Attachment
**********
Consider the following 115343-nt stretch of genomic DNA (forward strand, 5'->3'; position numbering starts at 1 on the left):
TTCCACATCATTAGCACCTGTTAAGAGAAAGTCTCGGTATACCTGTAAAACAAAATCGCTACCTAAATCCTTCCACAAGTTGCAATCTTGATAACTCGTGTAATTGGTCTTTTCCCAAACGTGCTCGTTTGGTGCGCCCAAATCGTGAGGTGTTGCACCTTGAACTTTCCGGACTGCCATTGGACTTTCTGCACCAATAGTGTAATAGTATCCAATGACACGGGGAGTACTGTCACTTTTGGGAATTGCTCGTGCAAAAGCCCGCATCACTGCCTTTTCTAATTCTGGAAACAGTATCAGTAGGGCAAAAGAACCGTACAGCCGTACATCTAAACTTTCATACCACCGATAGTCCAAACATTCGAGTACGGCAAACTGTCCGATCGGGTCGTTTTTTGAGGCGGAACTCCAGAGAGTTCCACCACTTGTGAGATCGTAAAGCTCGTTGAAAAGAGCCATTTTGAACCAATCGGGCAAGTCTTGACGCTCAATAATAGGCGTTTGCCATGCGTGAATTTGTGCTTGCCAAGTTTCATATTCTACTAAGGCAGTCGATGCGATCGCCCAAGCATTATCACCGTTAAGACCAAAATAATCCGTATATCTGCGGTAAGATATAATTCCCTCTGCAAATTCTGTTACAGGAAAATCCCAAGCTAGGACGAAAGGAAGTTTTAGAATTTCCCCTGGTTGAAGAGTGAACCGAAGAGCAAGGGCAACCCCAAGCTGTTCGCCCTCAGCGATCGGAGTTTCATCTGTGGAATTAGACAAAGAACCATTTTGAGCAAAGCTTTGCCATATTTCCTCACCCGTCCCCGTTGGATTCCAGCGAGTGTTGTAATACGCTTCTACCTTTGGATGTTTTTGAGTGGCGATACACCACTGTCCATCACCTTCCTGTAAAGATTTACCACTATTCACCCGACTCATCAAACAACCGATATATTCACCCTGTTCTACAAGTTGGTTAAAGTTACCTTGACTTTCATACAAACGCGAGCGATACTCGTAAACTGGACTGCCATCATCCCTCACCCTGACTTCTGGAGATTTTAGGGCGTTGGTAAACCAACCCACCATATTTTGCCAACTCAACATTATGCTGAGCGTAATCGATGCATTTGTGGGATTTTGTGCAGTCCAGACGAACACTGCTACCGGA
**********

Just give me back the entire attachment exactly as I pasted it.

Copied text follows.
Consider the following 115343-nt stretch of genomic DNA (forward strand, 5'->3'; position numbering starts at 1 on the left):
TTCCACATCATTAGCACCTGTTAAGAGAAAGTCTCGGTATACCTGTAAAACAAAATCGCTACCTAAATCCTTCCACAAGTTGCAATCTTGATAACTCGTGTAATTGGTCTTTTCCCAAACGTGCTCGTTTGGTGCGCCCAAATCGTGAGGTGTTGCACCTTGAACTTTCCGGACTGCCATTGGACTTTCTGCACCAATAGTGTAATAGTATCCAATGACACGGGGAGTACTGTCACTTTTGGGAATTGCTCGTGCAAAAGCCCGCATCACTGCCTTTTCTAATTCTGGAAACAGTATCAGTAGGGCAAAAGAACCGTACAGCCGTACATCTAAACTTTCATACCACCGATAGTCCAAACATTCGAGTACGGCAAACTGTCCGATCGGGTCGTTTTTTGAGGCGGAACTCCAGAGAGTTCCACCACTTGTGAGATCGTAAAGCTCGTTGAAAAGAGCCATTTTGAACCAATCGGGCAAGTCTTGACGCTCAATAATAGGCGTTTGCCATGCGTGAATTTGTGCTTGCCAAGTTTCATATTCTACTAAGGCAGTCGATGCGATCGCCCAAGCATTATCACCGTTAAGACCAAAATAATCCGTATATCTGCGGTAAGATATAATTCCCTCTGCAAATTCTGTTACAGGAAAATCCCAAGCTAGGACGAAAGGAAGTTTTAGAATTTCCCCTGGTTGAAGAGTGAACCGAAGAGCAAGGGCAACCCCAAGCTGTTCGCCCTCAGCGATCGGAGTTTCATCTGTGGAATTAGACAAAGAACCATTTTGAGCAAAGCTTTGCCATATTTCCTCACCCGTCCCCGTTGGATTCCAGCGAGTGTTGTAATACGCTTCTACCTTTGGATGTTTTTGAGTGGCGATACACCACTGTCCATCACCTTCCTGTAAAGATTTACCACTATTCACCCGACTCATCAAACAACCGATATATTCACCCTGTTCTACAAGTTGGTTAAAGTTACCTTGACTTTCATACAAACGCGAGCGATACTCGTAAACTGGACTGCCATCATCCCTCACCCTGACTTCTGGAGATTTTAGGGCGTTGGTAAACCAACCCACCATATTTTGCCAACTCAACATTATGCTGAGCGTAATCGATGCATTTGTGGGATTTTGTGCAGTCCAGACGAACACTGCTACCGGA